To a stirred solution of acetyl chloride (0.392 g; 0.005 mol) and aluminium chloride (0.666 g; 0.005 mol) in 1,2-dichloroethane (20 mL), 3,3′-dmbp (0.91 g; 0.005 mol) in the same solvent (20 mL) was added and the mixture was stirred at room temperature for 1 h and then refluxed for 22 h. The mixture was then added to an excess of crushed ice and 3 M HCl. The organic phase was separated, the extract was added to the washing (solvent) of the acid layer and the combined extracts were washed with water (5 × 50 mL) and the solvent removed by rotary evaporator. The dark brown oil obtained was dissolved in benzene, chromatographed over silica gel/petroleum ether first to get rid of the remaining starting hydrocarbon, and then the ketone was obtained by using benzene as an eluent. Evaporation of benzene affords pure 4-acetyl-3,3′-dmbp (0.98 g; 87.1%) as a yellow oil: Found C, 85.54; H, 7.19%; C16H16O requires C, 85.68; H, 7.19%). νmax (neat) 1680 (C = O) cm−1; δ (CDCl3) 2.43 (s, 3 H, 3′-CH3), 2.58 (s, 6 H, 3-CH3 and 4-CH3CO), 7.17–7.53 (6 H, m, aromatic H), 7.78 (d, J5,6 = 9 Hz, 1 H, H-6′). m/z 224 [M]+, 209 [base peak, M-CH3]+, 181 [M − COCH3]+, 151 [M-(2CH3 + COCH3)]+, 89 [PhCH3]+, 76 [C6H4]+, 43 [COCH3]+.
A mixture of 4-acetyl-3,3′-dmbp (2.1 g; 0.009 mol), potassium hydroxide (1.5 g) and sodium hypochlorite (150 mL) was heated for 3 h. Additional quantities of hypochlorite solution (45 mL) were added to the mixture after 1 and 2 h. After cooling, the solution was acidified with 50% HCl and the precipitate was extracted with ether (4 × 25 mL), washed with water then with dilute potassium hydroxide. The basic layer was separated, acidified with dilute HCl and a precipitate was formed which was extracted with ether. The acid was obtained after ether evaporation as yellow crystals (1.13 g; 53%), mp 168–170°C. νmax (KBr) 1683 (C = O) and 3040 (OH) cm−1 δ (CDCl3) 2.45 (s, 3 H, 3′-CH3), 2.73 (s, 3 H, 3-CH3), 7.25–7.47 (m, 6 H, aromatic H), 8.14 (d, J5′,6′ = 8.5 Hz, 1 H, H-6′),11.69 (s, 1 H, 4-COOH exchangeable with D2O). (Found C, 79.62; H, 6.24%; C15H14O2 requires C, 79.65; H, 6.19%).
4,4′- and 4,6′-diacetyl-3,3′-dimethylbiphenyl
To a stirred solution of acetyl chloride (3.136 g; 0.04 mol) and aluminium chloride anhydrous (5.323 g; 0.04 mol) in 1,2-dichloroethane (40 mL), 3,3′-dmbp (1.82 g; 0.01 mol) in the same solvent (40 mL) was added drop wise over 5 minutes. The mixture was stirred at room temperature for 1 h then gently refluxed for 22 h. At the end of the reaction time, the resulting mixture was cooled and added to a mixture of conc. HCl and ice. The dark brown viscous oil obtained was chromatographed over silica gel/benzene. The yellow oil obtained on evaporation of benzene. A yellow solid (0.86 g, m.p. 129–131°C) was obtained on adding a little of benzene. Recrystallization of the yellow solid using ether gave 4,4′-diacetyl-3,3′-dmbp as yellow needles (0.79 g, 29%) m.p. 131–3°C. (lit.  136°C). Found C, 81.11; H, 6.74%; C18H18O2 requires C, 81.17; H, 6.81%). νmax (KBr) 1684 (C = O) cm−1 δ (CDCl3) 2.62 (s, 12 H, 3-CH3, 3′-CH3, 4-COCH3, 4′-COCH3), 7.29–7.61 (m, 4 H, aromatic H), 7.83 (d, J5,6 and J5′,6′ = 8.9 Hz, 2 H, H-5, 5′). The mother liquor was subjected to column chromatography, which gave rise to, first, the 4,4′-diacetyl-3,3′-dmbp and, second, 4,6′-diacetyl-3,3′-dmbp (1.13 g, 42.5%). (found C, 81.03; H, 6.71%; C18H18O2 requires C, 81.17; H, 6.81%). νmax (KBr) 1685 (C = O) cm−1 δ (CDCl3) 2.00 (s, 3 H, 3′-CH3), 2.39 (s, 3 H, 3-CH3), 2.56 (s, 6 H, 4-COCH3, 6′-COCH3), 7.14–7.29 (m, 4 H, aromatic H), 7.52 (d, J4′,5′ = 9 Hz, 1 H, H-5′), 7.71 (d, J5,6 = 9 Hz, 1 H, H-5). m/z 266 [M]+, 251 [base peak, M-CH3+, 209 [M-(CH3 + COCH3+, 164 [M-(2CH3 + COCH3)]+, 151 [M-(2CH3 + 2COCH3)]+, 118 [PhCOCH3+, 89 [PhCH3+, 76 [C6H4+, 43 [COCH3+.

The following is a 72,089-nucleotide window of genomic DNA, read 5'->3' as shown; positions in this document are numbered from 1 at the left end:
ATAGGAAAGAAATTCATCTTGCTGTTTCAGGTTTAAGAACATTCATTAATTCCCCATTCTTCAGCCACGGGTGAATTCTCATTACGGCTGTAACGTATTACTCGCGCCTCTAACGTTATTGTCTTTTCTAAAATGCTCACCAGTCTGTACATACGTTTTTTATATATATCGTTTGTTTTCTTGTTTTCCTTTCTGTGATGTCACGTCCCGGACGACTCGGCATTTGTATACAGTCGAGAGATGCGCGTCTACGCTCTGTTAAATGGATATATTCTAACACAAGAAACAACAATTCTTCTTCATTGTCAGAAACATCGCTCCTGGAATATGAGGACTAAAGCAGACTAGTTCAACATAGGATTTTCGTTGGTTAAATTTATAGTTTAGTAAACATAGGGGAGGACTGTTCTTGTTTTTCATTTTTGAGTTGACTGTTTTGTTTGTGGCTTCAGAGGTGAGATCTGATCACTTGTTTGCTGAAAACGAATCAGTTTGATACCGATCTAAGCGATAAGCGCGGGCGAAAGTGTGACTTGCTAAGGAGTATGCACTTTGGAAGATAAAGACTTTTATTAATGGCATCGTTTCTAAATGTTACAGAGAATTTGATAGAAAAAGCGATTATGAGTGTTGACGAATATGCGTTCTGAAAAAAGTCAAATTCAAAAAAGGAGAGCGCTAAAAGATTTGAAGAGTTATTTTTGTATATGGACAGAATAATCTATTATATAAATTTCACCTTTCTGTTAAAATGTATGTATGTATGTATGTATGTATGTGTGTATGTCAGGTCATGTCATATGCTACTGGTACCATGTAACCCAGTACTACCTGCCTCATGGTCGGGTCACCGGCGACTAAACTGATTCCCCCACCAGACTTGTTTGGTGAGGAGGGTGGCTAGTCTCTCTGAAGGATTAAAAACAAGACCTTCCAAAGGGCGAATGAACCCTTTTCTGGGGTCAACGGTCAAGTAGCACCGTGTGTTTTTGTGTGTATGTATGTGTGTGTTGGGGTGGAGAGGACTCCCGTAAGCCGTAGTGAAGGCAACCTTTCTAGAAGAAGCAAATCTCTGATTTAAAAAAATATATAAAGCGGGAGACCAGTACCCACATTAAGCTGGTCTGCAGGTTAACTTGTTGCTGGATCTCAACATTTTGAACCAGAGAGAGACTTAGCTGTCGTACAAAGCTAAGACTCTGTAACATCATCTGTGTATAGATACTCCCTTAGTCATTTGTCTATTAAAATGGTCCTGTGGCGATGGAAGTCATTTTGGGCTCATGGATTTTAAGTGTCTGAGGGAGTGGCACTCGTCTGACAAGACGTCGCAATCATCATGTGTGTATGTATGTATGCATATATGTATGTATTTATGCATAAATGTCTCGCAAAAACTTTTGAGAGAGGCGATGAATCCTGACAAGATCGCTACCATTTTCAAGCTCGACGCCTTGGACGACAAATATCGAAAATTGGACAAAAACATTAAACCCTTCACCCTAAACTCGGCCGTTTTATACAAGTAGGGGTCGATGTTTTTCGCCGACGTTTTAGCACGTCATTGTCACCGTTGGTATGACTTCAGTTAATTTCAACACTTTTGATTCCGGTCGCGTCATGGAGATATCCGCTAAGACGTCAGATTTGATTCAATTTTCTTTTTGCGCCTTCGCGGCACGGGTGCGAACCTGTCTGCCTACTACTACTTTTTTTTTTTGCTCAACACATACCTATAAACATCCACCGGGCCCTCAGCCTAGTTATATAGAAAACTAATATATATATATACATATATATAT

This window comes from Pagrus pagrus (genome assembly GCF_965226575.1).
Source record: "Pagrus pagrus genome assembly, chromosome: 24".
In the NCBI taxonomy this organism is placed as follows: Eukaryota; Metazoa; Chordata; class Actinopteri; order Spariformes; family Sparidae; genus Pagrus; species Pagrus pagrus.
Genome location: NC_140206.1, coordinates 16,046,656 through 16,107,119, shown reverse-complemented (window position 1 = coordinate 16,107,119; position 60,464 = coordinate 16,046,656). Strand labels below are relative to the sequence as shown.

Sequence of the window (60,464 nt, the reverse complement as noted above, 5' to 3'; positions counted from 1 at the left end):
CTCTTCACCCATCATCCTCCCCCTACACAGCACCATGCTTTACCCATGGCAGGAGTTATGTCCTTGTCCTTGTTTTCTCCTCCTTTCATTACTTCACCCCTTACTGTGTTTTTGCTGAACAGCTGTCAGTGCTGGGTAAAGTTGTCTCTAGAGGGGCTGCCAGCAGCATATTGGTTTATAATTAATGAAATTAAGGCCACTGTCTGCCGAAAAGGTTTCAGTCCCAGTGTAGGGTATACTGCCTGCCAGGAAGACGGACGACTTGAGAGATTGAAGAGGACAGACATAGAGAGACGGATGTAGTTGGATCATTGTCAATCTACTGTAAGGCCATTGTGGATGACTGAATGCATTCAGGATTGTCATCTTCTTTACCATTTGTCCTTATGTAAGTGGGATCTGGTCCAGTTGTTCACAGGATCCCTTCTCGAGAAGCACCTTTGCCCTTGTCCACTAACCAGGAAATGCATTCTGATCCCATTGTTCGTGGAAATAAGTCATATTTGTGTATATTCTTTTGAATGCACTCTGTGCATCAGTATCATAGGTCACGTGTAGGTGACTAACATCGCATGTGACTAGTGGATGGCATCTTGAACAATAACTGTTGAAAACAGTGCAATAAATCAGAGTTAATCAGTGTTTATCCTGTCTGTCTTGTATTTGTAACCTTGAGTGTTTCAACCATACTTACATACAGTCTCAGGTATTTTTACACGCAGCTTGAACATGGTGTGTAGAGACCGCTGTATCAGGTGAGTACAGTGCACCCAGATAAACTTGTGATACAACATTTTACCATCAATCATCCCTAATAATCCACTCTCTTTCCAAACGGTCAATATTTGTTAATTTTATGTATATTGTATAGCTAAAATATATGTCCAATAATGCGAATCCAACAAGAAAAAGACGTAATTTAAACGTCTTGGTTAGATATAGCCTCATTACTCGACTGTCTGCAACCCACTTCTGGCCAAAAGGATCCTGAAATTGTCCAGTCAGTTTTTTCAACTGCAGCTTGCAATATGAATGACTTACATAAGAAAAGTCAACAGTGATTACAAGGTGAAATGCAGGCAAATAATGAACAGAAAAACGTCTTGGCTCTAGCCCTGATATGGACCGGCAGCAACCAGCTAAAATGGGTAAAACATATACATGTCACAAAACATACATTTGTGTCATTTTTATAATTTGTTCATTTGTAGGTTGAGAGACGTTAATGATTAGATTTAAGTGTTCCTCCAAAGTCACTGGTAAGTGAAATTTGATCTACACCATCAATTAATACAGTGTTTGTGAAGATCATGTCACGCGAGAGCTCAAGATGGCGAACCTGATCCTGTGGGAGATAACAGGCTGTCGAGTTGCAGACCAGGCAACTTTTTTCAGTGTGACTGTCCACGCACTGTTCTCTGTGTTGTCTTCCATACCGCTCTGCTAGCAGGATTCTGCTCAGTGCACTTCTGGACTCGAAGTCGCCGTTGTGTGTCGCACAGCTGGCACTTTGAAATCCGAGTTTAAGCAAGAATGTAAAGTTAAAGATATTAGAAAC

A mixture of 4,4′-diacetyl-3,3′-dmbp (0.2 g; 0.007 mol), potassium hydroxide (1.0 g) and sodium hypochlorite (100 mL) was heated for 4 h. Additional quantities of hypochlorite solution (30 mL) were added to the mixture after 1, 2 and 3 h. After cooling, the solution was acidified with 50% HCl and the precipitate was extracted with ether (4 × 25 mL), washed with water then with dilute potassium hydroxide. The basic layer was separated, acidified with dilute HCl and a white precipitate was formed and filtered. The solid acid obtained was recrystallized from benzene which gave a white crystals of 3,3′-dmbp-4,4′-dicarboxylic acid. (0.09 g; 44.3%), mp 190°C(d). νmax (KBr) 1687 (C = O) and 3050 (OH) cm−1 (found C, 71.56; H, 5.28%; C16H14O4 requires C, 71.11; H, 5.19%). δ (CDCl3) 2.67 (s, 6 H, 3-CH3 and 3′-CH3), 7.25–7.67 (m, 4 H, aromatic H), 8.04 (d, J5,6 = 8.5 Hz, 2 H, H-5 and H-5′), 11.83 (s, 2 H, 4- and 4′-COOH exchangeable with D2O)